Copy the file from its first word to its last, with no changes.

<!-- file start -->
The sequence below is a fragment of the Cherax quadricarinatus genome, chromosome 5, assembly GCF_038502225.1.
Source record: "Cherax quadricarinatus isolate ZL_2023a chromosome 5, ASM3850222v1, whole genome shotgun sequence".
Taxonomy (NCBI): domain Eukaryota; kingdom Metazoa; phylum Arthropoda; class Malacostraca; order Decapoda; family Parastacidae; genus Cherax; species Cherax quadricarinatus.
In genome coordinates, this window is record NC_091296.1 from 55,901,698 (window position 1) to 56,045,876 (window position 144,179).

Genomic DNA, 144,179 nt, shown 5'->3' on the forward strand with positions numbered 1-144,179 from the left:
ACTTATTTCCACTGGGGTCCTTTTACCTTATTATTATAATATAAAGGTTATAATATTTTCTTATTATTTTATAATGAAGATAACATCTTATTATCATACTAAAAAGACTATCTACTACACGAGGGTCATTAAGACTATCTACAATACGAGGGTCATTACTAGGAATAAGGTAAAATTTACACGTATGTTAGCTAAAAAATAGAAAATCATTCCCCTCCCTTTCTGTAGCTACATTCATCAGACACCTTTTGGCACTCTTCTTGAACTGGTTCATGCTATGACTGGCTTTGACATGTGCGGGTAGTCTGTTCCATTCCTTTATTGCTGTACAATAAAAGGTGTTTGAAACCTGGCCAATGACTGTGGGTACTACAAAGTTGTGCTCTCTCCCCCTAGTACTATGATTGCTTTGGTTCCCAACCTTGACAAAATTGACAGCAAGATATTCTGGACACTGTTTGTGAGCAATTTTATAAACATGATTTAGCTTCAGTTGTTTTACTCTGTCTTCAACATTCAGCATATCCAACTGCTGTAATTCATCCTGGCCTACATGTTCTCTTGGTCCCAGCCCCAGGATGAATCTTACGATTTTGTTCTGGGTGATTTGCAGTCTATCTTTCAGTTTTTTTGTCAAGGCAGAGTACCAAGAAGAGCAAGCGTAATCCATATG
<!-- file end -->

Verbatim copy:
The sequence below is a fragment of the Cherax quadricarinatus genome, chromosome 5, assembly GCF_038502225.1.
Source record: "Cherax quadricarinatus isolate ZL_2023a chromosome 5, ASM3850222v1, whole genome shotgun sequence".
Taxonomy (NCBI): domain Eukaryota; kingdom Metazoa; phylum Arthropoda; class Malacostraca; order Decapoda; family Parastacidae; genus Cherax; species Cherax quadricarinatus.
In genome coordinates, this window is record NC_091296.1 from 55,901,698 (window position 1) to 56,045,876 (window position 144,179).

Genomic DNA, 144,179 nt, shown 5'->3' on the forward strand with positions numbered 1-144,179 from the left:
ACTTATTTCCACTGGGGTCCTTTTACCTTATTATTATAATATAAAGGTTATAATATTTTCTTATTATTTTATAATGAAGATAACATCTTATTATCATACTAAAAAGACTATCTACTACACGAGGGTCATTAAGACTATCTACAATACGAGGGTCATTACTAGGAATAAGGTAAAATTTACACGTATGTTAGCTAAAAAATAGAAAATCATTCCCCTCCCTTTCTGTAGCTACATTCATCAGACACCTTTTGGCACTCTTCTTGAACTGGTTCATGCTATGACTGGCTTTGACATGTGCGGGTAGTCTGTTCCATTCCTTTATTGCTGTACAATAAAAGGTGTTTGAAACCTGGCCAATGACTGTGGGTACTACAAAGTTGTGCTCTCTCCCCCTAGTACTATGATTGCTTTGGTTCCCAACCTTGACAAAATTGACAGCAAGATATTCTGGACACTGTTTGTGAGCAATTTTATAAACATGATTTAGCTTCAGTTGTTTTACTCTGTCTTCAACATTCAGCATATCCAACTGCTGTAATTCATCCTGGCCTACATGTTCTCTTGGTCCCAGCCCCAGGATGAATCTTACGATTTTGTTCTGGGTGATTTGCAGTCTATCTTTCAGTTTTTTTGTCAAGGCAGAGTACCAAGAAGAGCAAGCGTAATCCATATG